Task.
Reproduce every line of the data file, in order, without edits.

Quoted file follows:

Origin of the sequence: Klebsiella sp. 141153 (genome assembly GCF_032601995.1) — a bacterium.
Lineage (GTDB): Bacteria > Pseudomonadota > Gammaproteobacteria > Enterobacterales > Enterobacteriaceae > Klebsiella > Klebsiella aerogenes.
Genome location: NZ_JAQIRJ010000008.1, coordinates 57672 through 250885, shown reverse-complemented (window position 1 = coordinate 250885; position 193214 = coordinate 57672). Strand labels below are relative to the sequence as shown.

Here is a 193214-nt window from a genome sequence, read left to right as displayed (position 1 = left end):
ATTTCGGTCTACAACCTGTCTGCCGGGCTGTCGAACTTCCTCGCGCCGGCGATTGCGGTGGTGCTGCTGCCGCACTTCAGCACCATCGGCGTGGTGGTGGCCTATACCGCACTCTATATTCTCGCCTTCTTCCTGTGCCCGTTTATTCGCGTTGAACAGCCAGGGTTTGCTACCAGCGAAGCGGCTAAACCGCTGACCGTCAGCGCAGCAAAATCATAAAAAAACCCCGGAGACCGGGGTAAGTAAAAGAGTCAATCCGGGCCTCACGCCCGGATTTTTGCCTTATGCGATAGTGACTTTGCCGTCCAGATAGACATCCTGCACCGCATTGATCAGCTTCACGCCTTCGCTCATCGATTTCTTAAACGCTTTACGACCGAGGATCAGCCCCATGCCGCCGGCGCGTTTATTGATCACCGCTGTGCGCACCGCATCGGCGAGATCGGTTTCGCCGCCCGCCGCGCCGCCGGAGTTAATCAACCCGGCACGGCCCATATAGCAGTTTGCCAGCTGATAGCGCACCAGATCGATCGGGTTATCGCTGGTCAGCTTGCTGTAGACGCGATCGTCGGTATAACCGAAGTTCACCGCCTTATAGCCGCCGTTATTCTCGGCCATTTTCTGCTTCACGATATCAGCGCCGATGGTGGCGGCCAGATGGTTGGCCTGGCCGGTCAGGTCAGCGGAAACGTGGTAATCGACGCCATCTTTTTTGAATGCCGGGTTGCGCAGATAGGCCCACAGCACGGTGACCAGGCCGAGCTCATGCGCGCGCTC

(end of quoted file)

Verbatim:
Origin of the sequence: Klebsiella sp. 141153 (genome assembly GCF_032601995.1) — a bacterium.
Lineage (GTDB): Bacteria > Pseudomonadota > Gammaproteobacteria > Enterobacterales > Enterobacteriaceae > Klebsiella > Klebsiella aerogenes.
Genome location: NZ_JAQIRJ010000008.1, coordinates 57672 through 250885, shown reverse-complemented (window position 1 = coordinate 250885; position 193214 = coordinate 57672). Strand labels below are relative to the sequence as shown.

Here is a 193214-nt window from a genome sequence, read left to right as displayed (position 1 = left end):
ATTTCGGTCTACAACCTGTCTGCCGGGCTGTCGAACTTCCTCGCGCCGGCGATTGCGGTGGTGCTGCTGCCGCACTTCAGCACCATCGGCGTGGTGGTGGCCTATACCGCACTCTATATTCTCGCCTTCTTCCTGTGCCCGTTTATTCGCGTTGAACAGCCAGGGTTTGCTACCAGCGAAGCGGCTAAACCGCTGACCGTCAGCGCAGCAAAATCATAAAAAAACCCCGGAGACCGGGGTAAGTAAAAGAGTCAATCCGGGCCTCACGCCCGGATTTTTGCCTTATGCGATAGTGACTTTGCCGTCCAGATAGACATCCTGCACCGCATTGATCAGCTTCACGCCTTCGCTCATCGATTTCTTAAACGCTTTACGACCGAGGATCAGCCCCATGCCGCCGGCGCGTTTATTGATCACCGCTGTGCGCACCGCATCGGCGAGATCGGTTTCGCCGCCCGCCGCGCCGCCGGAGTTAATCAACCCGGCACGGCCCATATAGCAGTTTGCCAGCTGATAGCGCACCAGATCGATCGGGTTATCGCTGGTCAGCTTGCTGTAGACGCGATCGTCGGTATAACCGAAGTTCACCGCCTTATAGCCGCCGTTATTCTCGGCCATTTTCTGCTTCACGATATCAGCGCCGATGGTGGCGGCCAGATGGTTGGCCTGGCCGGTCAGGTCAGCGGAAACGTGGTAATCGACGCCATCTTTTTTGAATGCCGGGTTGCGCAGATAGGCCCACAGCACGGTGACCAGGCCGAGCTCATGCGCGCGCTC